Updated: December 3, 2021 7:22:18 am
The COP26 meeting in Glasgow last month was billed as an event that would trigger significant scale-up in the actions being taken to halt global warming. The Paris Agreement of 2015 seeks to keep the global rise in average temperatures to within 2°C from pre-industrial times.
But apart from the fact that the world is unlikely to meet that goal with currently-planned actions, the 2°C is not even considered good enough any longer, considering the rapidly worsening impacts of climate change that are already evident. There is a growing chorus to move towards a 1.5°C target, and the Glasgow meeting was meant to do just that.
The conference attracted the highest participation ever, with more than 30,000 people attending. Over 100 heads of states and governments made their way to the event. Some big-ticket announcements were also made. But the final outcome of the meeting hardly matched the expectations. Some important progress was made but nothing that would alter the global emission pathway in any significant manner.
On the other hand, the continued failure of the developed countries to fulfill their long-standing commitments on finance and technology is expected to make even the current transitions a lot more difficult.
As countries continue to defer more ambitious actions to a later date, the window on the 1.5°C target is fast closing. Are all hopes, therefore, lost, or is a dramatic scale-up in ambition of climate action still possible in the coming years? Do the COP26 outcomes keep alive the hopes for a 1.5°C target? Are countries relying too much on unproven technologies to bail them out? And what is the road ahead for India? Can it, on its own, secure itself against the worst impacts of climate change?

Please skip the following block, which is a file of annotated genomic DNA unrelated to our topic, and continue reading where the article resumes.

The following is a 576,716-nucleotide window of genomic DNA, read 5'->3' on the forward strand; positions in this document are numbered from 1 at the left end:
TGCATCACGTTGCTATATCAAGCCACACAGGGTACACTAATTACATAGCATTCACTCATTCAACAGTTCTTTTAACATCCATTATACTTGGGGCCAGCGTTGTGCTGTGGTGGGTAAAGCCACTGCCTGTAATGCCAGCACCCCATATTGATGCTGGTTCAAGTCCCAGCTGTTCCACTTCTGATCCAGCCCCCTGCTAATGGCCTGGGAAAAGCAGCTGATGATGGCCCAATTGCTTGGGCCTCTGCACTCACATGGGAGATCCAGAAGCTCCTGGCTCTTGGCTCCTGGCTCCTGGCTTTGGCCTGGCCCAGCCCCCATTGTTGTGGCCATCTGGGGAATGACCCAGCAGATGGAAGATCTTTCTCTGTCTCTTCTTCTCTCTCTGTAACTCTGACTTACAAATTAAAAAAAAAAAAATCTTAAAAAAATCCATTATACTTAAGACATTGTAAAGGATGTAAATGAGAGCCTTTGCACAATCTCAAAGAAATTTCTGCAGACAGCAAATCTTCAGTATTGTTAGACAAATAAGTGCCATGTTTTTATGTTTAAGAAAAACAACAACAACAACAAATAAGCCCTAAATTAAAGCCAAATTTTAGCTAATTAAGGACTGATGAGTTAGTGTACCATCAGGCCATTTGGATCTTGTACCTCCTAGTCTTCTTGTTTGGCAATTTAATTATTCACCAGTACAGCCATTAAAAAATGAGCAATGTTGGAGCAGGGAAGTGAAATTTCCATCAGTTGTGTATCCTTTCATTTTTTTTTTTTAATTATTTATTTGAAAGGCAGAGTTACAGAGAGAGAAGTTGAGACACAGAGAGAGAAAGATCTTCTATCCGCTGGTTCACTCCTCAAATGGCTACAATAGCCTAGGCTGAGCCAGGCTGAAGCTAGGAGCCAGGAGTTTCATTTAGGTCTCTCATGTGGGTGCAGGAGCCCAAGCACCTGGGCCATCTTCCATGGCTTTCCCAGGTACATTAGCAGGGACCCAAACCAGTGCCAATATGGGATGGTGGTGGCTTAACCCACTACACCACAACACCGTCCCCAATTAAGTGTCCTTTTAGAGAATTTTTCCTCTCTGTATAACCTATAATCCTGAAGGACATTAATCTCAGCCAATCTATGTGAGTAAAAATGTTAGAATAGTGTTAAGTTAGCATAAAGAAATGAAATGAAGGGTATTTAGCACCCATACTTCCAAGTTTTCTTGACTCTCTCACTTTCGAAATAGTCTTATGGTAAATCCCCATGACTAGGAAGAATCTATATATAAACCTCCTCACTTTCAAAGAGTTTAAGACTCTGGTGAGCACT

R R Rashmi, former head of India’s climate change negotiating team, will discuss these and many other related questions at the Explained Live event on Friday evening.
During his long stint in the Environment Ministry, Rashmi, a retired IAS officer of 1983 batch, has closely watched, and been responsible for, the evolution in India’s climate policy over the last one decade. At present, Rashmi is a distinguished fellow at the Centre for Global Environmental Research at The Energy and Resources Institute (TERI) in New Delhi, and continues to work, and advise, on matters related to climate change.
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